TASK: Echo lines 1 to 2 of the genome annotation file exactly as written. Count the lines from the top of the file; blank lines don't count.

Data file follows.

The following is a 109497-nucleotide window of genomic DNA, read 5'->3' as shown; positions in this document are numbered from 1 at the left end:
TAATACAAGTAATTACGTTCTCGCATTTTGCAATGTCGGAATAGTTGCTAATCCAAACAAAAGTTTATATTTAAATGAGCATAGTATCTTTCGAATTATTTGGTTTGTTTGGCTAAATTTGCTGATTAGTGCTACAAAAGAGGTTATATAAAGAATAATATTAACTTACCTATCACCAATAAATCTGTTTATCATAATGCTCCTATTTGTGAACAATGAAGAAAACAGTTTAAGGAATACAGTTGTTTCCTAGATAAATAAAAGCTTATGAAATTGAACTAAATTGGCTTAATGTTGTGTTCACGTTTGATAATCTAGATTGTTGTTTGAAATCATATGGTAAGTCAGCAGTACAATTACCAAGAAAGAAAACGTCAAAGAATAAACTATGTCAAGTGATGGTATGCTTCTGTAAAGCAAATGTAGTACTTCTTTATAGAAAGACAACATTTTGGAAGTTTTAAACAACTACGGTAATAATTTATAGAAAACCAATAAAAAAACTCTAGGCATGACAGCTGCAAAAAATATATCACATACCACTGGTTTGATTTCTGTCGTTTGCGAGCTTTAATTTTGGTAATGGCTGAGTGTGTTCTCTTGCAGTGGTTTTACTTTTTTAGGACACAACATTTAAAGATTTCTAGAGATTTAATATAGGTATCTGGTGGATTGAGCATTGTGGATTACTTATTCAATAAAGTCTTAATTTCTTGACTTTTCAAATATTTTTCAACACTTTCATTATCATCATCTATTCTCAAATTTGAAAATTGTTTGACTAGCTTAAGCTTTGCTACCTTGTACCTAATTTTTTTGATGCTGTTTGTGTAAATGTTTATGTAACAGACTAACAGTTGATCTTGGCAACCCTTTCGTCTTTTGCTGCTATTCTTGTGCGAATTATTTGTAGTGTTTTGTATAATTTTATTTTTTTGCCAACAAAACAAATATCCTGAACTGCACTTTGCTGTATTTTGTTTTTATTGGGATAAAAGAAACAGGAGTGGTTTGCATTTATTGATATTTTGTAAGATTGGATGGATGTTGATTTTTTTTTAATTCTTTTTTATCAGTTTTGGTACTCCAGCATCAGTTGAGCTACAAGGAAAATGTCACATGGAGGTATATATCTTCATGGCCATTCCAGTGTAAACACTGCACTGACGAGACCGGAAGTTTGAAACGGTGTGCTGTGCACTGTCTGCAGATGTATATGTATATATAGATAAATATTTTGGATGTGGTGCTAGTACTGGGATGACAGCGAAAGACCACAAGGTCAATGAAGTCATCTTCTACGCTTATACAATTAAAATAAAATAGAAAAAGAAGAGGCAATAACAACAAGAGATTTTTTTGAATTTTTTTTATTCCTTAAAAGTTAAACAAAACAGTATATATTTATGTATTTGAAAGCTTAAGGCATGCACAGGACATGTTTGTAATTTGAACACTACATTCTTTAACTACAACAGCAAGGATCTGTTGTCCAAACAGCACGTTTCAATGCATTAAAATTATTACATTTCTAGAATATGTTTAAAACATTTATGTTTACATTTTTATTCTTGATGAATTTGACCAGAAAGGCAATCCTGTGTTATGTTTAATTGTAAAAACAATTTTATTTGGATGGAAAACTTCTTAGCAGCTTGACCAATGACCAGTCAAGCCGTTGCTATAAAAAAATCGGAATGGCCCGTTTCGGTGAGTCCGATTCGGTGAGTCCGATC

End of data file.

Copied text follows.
The following is a 109497-nucleotide window of genomic DNA, read 5'->3' as shown; positions in this document are numbered from 1 at the left end:
TAATACAAGTAATTACGTTCTCGCATTTTGCAATGTCGGAATAGTTGCTAATCCAAACAAAAGTTTATATTTAAATGAGCATAGTATCTTTCGAATTATTTGGTTTGTTTGGCTAAATTTGCTGATTAGTGCTACAAAAGAGGTTATATAAAGAATAATATTAACTTACCTATCACCAATAAATCTGTTTATCATAATGCTCCTATTTGTGAACAATGAAGAAAACAGTTTAAGGAATACAGTTGTTTCCTAGATAAATAAAAGCTTATGAAATTGAACTAAATTGGCTTAATGTTGTGTTCACGTTTGATAATCTAGATTGTTGTTTGAAATCATATGGTAAGTCAGCAGTACAATTACCAAGAAAGAAAACGTCAAAGAATAAACTATGTCAAGTGATGGTATGCTTCTGTAAAGCAAATGTAGTACTTCTTTATAGAAAGACAACATTTTGGAAGTTTTAAACAACTACGGTAATAATTTATAGAAAACCAATAAAAAAACTCTAGGCATGACAGCTGCAAAAAATATATCACATACCACTGGTTTGATTTCTGTCGTTTGCGAGCTTTAATTTTGGTAATGGCTGAGTGTGTTCTCTTGCAGTGGTTTTACTTTTTTAGGACACAACATTTAAAGATTTCTAGAGATTTAATATAGGTATCTGGTGGATTGAGCATTGTGGATTACTTATTCAATAAAGTCTTAATTTCTTGACTTTTCAAATATTTTTCAACACTTTCATTATCATCATCTATTCTCAAATTTGAAAATTGTTTGACTAGCTTAAGCTTTGCTACCTTGTACCTAATTTTTTTGATGCTGTTTGTGTAAATGTTTATGTAACAGACTAACAGTTGATCTTGGCAACCCTTTCGTCTTTTGCTGCTATTCTTGTGCGAATTATTTGTAGTGTTTTGTATAATTTTATTTTTTTGCCAACAAAACAAATATCCTGAACTGCACTTTGCTGTATTTTGTTTTTATTGGGATAAAAGAAACAGGAGTGGTTTGCATTTATTGATATTTTGTAAGATTGGATGGATGTTGATTTTTTTTTAATTCTTTTTTATCAGTTTTGGTACTCCAGCATCAGTTGAGCTACAAGGAAAATGTCACATGGAGGTATATATCTTCATGGCCATTCCAGTGTAAACACTGCACTGACGAGACCGGAAGTTTGAAACGGTGTGCTGTGCACTGTCTGCAGATGTATATGTATATATAGATAAATATTTTGGATGTGGTGCTAGTACTGGGATGACAGCGAAAGACCACAAGGTCAATGAAGTCATCTTCTACGCTTATACAATTAAAATAAAATAGAAAAAGAAGAGGCAATAACAACAAGAGATTTTTTTGAATTTTTTTTATTCCTTAAAAGTTAAACAAAACAGTATATATTTATGTATTTGAAAGCTTAAGGCATGCACAGGACATGTTTGTAATTTGAACACTACATTCTTTAACTACAACAGCAAGGATCTGTTGTCCAAACAGCACGTTTCAATGCATTAAAATTATTACATTTCTAGAATATGTTTAAAACATTTATGTTTACATTTTTATTCTTGATGAATTTGACCAGAAAGGCAATCCTGTGTTATGTTTAATTGTAAAAACAATTTTATTTGGATGGAAAACTTCTTAGCAGCTTGACCAATGACCAGTCAAGCCGTTGCTATAAAAAAATCGGAATGGCCCGTTTCGGTGAGTCCGATTCGGTGAGTCCGATC